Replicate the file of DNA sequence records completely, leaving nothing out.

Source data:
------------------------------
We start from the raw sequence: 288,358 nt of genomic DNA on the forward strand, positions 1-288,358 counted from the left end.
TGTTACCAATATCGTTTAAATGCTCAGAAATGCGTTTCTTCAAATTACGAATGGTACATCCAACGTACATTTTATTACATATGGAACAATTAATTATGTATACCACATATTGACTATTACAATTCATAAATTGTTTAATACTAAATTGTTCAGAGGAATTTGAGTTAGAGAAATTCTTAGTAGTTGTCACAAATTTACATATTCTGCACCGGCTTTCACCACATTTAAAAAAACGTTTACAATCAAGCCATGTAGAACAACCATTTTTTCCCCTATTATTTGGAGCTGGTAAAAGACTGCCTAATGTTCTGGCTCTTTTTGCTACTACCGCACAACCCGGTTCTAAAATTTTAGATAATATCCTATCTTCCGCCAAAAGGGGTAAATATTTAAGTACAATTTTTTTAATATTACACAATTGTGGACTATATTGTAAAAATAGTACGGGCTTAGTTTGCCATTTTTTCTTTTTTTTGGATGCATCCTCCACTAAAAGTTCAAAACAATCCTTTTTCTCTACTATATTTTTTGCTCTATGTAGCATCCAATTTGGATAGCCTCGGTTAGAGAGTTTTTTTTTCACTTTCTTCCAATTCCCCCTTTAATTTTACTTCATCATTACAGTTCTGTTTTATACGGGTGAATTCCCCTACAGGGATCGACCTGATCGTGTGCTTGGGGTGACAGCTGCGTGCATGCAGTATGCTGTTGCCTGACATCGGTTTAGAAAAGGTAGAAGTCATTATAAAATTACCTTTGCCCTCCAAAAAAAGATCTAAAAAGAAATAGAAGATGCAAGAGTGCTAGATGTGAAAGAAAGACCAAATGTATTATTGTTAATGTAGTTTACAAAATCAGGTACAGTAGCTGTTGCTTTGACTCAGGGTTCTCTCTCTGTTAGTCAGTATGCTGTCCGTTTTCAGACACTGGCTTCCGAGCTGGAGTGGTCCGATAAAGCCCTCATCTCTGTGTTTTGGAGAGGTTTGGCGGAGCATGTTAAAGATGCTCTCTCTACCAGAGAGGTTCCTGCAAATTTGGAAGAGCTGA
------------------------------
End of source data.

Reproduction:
We start from the raw sequence: 288,358 nt of genomic DNA on the forward strand, positions 1-288,358 counted from the left end.
TGTTACCAATATCGTTTAAATGCTCAGAAATGCGTTTCTTCAAATTACGAATGGTACATCCAACGTACATTTTATTACATATGGAACAATTAATTATGTATACCACATATTGACTATTACAATTCATAAATTGTTTAATACTAAATTGTTCAGAGGAATTTGAGTTAGAGAAATTCTTAGTAGTTGTCACAAATTTACATATTCTGCACCGGCTTTCACCACATTTAAAAAAACGTTTACAATCAAGCCATGTAGAACAACCATTTTTTCCCCTATTATTTGGAGCTGGTAAAAGACTGCCTAATGTTCTGGCTCTTTTTGCTACTACCGCACAACCCGGTTCTAAAATTTTAGATAATATCCTATCTTCCGCCAAAAGGGGTAAATATTTAAGTACAATTTTTTTAATATTACACAATTGTGGACTATATTGTAAAAATAGTACGGGCTTAGTTTGCCATTTTTTCTTTTTTTTGGATGCATCCTCCACTAAAAGTTCAAAACAATCCTTTTTCTCTACTATATTTTTTGCTCTATGTAGCATCCAATTTGGATAGCCTCGGTTAGAGAGTTTTTTTTTCACTTTCTTCCAATTCCCCCTTTAATTTTACTTCATCATTACAGTTCTGTTTTATACGGGTGAATTCCCCTACAGGGATCGACCTGATCGTGTGCTTGGGGTGACAGCTGCGTGCATGCAGTATGCTGTTGCCTGACATCGGTTTAGAAAAGGTAGAAGTCATTATAAAATTACCTTTGCCCTCCAAAAAAAGATCTAAAAAGAAATAGAAGATGCAAGAGTGCTAGATGTGAAAGAAAGACCAAATGTATTATTGTTAATGTAGTTTACAAAATCAGGTACAGTAGCTGTTGCTTTGACTCAGGGTTCTCTCTCTGTTAGTCAGTATGCTGTCCGTTTTCAGACACTGGCTTCCGAGCTGGAGTGGTCCGATAAAGCCCTCATCTCTGTGTTTTGGAGAGGTTTGGCGGAGCATGTTAAAGATGCTCTCTCTACCAGAGAGGTTCCTGCAAATTTGGAAGAGCTGA